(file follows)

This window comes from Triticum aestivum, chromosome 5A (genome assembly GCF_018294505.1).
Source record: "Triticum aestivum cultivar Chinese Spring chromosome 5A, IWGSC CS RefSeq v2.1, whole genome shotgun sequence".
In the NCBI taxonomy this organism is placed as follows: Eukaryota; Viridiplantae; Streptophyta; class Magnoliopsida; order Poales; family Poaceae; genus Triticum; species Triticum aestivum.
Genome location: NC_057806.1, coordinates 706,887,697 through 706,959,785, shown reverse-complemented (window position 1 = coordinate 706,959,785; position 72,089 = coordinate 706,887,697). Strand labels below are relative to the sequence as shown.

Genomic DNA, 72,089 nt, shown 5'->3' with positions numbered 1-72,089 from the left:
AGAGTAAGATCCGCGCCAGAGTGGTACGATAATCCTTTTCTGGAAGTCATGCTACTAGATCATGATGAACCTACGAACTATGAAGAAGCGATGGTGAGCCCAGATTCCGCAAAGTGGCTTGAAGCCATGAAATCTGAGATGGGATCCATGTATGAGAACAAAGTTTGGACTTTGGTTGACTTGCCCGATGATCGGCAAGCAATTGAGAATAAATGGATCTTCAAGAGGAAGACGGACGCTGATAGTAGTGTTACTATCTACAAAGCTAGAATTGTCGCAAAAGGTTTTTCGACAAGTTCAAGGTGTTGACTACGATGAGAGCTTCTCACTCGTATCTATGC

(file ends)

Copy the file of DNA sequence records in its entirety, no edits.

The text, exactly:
This window comes from Triticum aestivum, chromosome 5A (genome assembly GCF_018294505.1).
Source record: "Triticum aestivum cultivar Chinese Spring chromosome 5A, IWGSC CS RefSeq v2.1, whole genome shotgun sequence".
In the NCBI taxonomy this organism is placed as follows: Eukaryota; Viridiplantae; Streptophyta; class Magnoliopsida; order Poales; family Poaceae; genus Triticum; species Triticum aestivum.
Genome location: NC_057806.1, coordinates 706,887,697 through 706,959,785, shown reverse-complemented (window position 1 = coordinate 706,959,785; position 72,089 = coordinate 706,887,697). Strand labels below are relative to the sequence as shown.

Genomic DNA, 72,089 nt, shown 5'->3' with positions numbered 1-72,089 from the left:
AGAGTAAGATCCGCGCCAGAGTGGTACGATAATCCTTTTCTGGAAGTCATGCTACTAGATCATGATGAACCTACGAACTATGAAGAAGCGATGGTGAGCCCAGATTCCGCAAAGTGGCTTGAAGCCATGAAATCTGAGATGGGATCCATGTATGAGAACAAAGTTTGGACTTTGGTTGACTTGCCCGATGATCGGCAAGCAATTGAGAATAAATGGATCTTCAAGAGGAAGACGGACGCTGATAGTAGTGTTACTATCTACAAAGCTAGAATTGTCGCAAAAGGTTTTTCGACAAGTTCAAGGTGTTGACTACGATGAGAGCTTCTCACTCGTATCTATGC